Overall, the power efficiency advantage of SSDs is significant, especially for mobile devices. The lower power consumption directly translates into improved battery life compared to HDDs.


(1) Reddit Discussion on SSD vs HDD Power Efficiency

(2) A Good CPU, Storage and Lots of Memory – Revisiting Apple’s Base 13″ MacBook Pro

(3) SSD vs HDD: Power Consumption & Heat Dissipation

Noise Level

SSDs have no moving parts and are completely silent in operation. HDDs contain spinning platters and moving read/write heads which can generate audible noise. The noise levels vary across different HDD models but are noticeably louder than SSDs. As PCMag notes, “Faster hard drives tend to make more noise than those that are slower. SSDs make no noise at all; they’re non-mechanical.” For those wanting a silent PC build, SSDs are the clear choice.

Some key differences on noise according to Quora: “SSDs are silent, while HDDs generate some noise from the motor and head mechanisms. SSDs weigh less than HDDs, for comparable amounts of storage.” If low noise levels are important to you, SSDs are preferable over HDDs.


When it comes to encryption and data protection, there are some key differences between SSDs and HDDs. HDDs can be fully encrypted using software like BitLocker or hardware encryption, making data virtually impossible to recover if the drive is stolen. SSDs are more challenging to fully encrypt due to their complex architecture. However, some SSDs have built-in hardware encryption, like self-encrypting drives (SEDs) that automatically encrypt data at the hardware level.[1]

SED SSDs use AES-256 bit encryption and make use of cryptographic keys to protect data. Studies have shown these hardware encrypted SSDs provide comparable security to fully encrypted HDDs. Software encryption like BitLocker can also be used on SSDs for added security, but may impact performance. Overall, while HDDs can achieve full drive encryption more easily, SSDs like SEDs can match HDDs in encryption and data protection.[2]


When it comes to storage capacity, HDDs currently offer a lot more than SSDs for less money. As of 2022, common HDD capacities range from 500GB all the way up to 10-14TB for desktop models. Standard 3.5″ desktop HDDs in the 8-10TB range typically cost around $150-250.

In comparison, SATA SSD capacities top out at around 4TB currently, with prices in the $400-600 range for 4TB models. M.2 NVMe SSDs have capacities up to 8TB but cost significantly more. Typical SATA SSD capacities are 240GB to 1TB, while NVMe SSDs range from 250GB up to 2TB for mainstream consumer models. So HDDs offer a clear capacity advantage over SSDs at lower price points.

Use Cases

SSD-only setups make the most sense for lightweight computing tasks where portability is a priority. The lack of moving parts makes SSDs better suited for laptops and mobile devices where size and weight matter. SSDs also provide faster boot times and application launches, which improve overall responsiveness for common tasks like web browsing, email, and basic document editing. These advantages make SSDs ideal for basic home and office use.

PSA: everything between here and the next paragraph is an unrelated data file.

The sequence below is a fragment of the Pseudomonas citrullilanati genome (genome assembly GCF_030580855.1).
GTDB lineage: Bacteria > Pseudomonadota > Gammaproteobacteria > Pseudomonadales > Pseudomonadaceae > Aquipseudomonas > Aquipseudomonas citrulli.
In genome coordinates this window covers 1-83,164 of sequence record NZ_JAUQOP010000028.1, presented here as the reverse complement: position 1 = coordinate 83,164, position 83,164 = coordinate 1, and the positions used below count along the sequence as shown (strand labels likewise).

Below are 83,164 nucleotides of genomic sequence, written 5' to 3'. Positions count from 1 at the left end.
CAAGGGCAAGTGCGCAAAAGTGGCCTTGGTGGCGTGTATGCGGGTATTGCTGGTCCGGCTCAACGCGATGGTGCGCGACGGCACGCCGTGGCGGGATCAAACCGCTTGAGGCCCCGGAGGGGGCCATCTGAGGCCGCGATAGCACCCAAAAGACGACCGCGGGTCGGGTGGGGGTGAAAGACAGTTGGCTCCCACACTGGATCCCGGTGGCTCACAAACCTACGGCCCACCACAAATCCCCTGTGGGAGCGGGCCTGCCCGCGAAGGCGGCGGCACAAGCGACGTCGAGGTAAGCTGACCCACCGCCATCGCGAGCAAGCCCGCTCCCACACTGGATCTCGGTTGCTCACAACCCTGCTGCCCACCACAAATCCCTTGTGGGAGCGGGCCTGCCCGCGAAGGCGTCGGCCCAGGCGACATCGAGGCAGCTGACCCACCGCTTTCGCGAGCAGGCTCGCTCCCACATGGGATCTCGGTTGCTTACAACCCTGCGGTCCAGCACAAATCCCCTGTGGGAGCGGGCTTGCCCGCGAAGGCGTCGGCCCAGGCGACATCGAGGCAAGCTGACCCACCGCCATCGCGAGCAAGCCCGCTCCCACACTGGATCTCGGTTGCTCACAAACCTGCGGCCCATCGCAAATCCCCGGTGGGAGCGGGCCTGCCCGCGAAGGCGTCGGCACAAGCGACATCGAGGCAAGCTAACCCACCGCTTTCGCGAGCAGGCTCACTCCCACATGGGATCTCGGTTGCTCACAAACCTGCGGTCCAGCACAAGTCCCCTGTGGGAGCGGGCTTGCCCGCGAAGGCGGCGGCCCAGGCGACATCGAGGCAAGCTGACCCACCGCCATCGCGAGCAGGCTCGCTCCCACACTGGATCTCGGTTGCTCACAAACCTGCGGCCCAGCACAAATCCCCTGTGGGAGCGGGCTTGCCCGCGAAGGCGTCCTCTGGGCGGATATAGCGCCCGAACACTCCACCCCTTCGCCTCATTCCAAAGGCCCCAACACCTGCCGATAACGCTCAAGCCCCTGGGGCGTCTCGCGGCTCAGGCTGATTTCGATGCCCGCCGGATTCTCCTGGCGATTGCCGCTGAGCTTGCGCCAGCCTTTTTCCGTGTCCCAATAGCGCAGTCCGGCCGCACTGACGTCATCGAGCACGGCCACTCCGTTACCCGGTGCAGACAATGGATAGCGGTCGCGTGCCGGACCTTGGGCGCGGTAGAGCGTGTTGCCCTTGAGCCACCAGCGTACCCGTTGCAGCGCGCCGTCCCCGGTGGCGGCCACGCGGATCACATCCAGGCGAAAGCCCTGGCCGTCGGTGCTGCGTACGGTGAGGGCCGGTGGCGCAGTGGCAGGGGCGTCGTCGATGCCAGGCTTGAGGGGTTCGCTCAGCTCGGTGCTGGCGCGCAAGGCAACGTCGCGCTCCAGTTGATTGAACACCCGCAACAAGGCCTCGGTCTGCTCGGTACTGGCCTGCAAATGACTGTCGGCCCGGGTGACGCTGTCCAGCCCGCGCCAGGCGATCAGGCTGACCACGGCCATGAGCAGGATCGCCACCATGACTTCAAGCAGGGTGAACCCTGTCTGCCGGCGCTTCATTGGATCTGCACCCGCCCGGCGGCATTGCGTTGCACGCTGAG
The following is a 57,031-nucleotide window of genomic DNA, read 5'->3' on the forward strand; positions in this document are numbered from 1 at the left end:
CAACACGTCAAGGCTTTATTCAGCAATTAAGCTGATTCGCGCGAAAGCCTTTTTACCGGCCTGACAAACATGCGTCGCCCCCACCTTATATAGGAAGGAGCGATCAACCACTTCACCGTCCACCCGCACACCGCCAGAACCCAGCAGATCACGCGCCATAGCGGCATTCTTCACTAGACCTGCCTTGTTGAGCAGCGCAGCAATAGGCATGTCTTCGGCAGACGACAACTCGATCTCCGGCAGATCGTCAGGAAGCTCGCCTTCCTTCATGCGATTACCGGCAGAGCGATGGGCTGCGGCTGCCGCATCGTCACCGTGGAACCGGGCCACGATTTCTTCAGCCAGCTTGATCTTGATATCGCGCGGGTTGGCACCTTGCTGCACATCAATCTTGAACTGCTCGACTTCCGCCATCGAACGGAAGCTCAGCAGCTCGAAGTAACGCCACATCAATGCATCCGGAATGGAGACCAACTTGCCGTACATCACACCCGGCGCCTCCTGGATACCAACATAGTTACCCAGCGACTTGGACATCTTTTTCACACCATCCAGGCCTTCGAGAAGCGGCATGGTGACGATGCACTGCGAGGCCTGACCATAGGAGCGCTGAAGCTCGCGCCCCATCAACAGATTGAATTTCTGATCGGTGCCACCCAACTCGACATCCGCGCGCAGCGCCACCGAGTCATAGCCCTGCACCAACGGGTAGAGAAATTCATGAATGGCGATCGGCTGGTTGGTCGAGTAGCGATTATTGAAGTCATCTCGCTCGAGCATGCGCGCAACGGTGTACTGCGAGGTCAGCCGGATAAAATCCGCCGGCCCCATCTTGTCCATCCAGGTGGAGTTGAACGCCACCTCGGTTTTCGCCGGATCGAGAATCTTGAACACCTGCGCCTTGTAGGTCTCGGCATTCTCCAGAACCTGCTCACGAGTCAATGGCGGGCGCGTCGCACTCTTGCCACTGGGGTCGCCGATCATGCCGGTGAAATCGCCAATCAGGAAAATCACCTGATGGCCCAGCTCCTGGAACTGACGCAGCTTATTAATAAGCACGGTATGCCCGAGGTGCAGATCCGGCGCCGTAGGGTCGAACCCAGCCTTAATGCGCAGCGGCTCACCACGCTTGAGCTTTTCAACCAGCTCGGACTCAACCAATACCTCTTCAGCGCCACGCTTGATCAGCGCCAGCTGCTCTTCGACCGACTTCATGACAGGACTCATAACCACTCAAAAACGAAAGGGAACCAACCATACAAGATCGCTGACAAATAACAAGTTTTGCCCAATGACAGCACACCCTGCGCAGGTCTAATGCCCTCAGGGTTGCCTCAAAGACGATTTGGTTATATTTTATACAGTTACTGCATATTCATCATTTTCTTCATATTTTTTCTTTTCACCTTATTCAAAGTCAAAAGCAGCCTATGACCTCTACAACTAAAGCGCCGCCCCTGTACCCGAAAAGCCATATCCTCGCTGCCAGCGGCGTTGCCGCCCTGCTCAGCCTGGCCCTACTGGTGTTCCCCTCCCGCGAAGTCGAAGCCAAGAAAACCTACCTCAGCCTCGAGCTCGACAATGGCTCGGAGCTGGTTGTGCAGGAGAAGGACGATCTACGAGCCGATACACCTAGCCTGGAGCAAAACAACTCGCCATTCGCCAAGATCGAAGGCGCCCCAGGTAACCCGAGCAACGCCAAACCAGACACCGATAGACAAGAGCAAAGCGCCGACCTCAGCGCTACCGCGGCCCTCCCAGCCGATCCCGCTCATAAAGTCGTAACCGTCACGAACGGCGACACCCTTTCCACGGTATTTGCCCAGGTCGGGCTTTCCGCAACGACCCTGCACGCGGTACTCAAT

For more demanding tasks like gaming, media production, and storage-heavy workloads, a combination of SSD and HDD storage provides the best balance of speed and capacity. The SSD can be used as the primary drive for the operating system, applications, and active projects, taking advantage of the performance boost. Meanwhile, an HDD provides abundant storage for media libraries, game installs, and archives at a much lower cost per gigabyte. This hybrid approach gives both a responsive system drive and plenty of room for large files and backups.

Overall, light general use cases favor SSD-only setups, while demanding applications and large storage needs benefit from an SSD+HDD combination.


There are several key differences between SSD and HDD storage to consider when choosing what’s best for your needs. SSDs are faster, more power efficient, and quieter, while HDDs have larger maximum capacities and are cheaper per gigabyte.

For most everyday computing needs, SSDs provide substantial benefits over HDDs. The increased speed and responsiveness make a huge difference in how quickly apps and files can be accessed. For gaming, content creation, and typical productivity uses, SSDs are recommended.

HDDs work well for bulk data storage at a lower cost, especially for things like video/image archives, music libraries, backups, and other data that does not need quick access. For tasks like media streaming, HDDs can perform well and provide plenty of affordable storage space.

For power users, a combination of a smaller SSD boot drive paired with a higher capacity HDD data drive can give the best of both worlds. The SSD provides fast boot and app times, while the HDD stores bulky media files without costing as much as a large SSD.

In the end, SSDs are the superior choice for most PC builds today, thanks to dropping prices and increased capacities. But HDDs still serve a purpose when cheap bulk storage and maximum space are needed.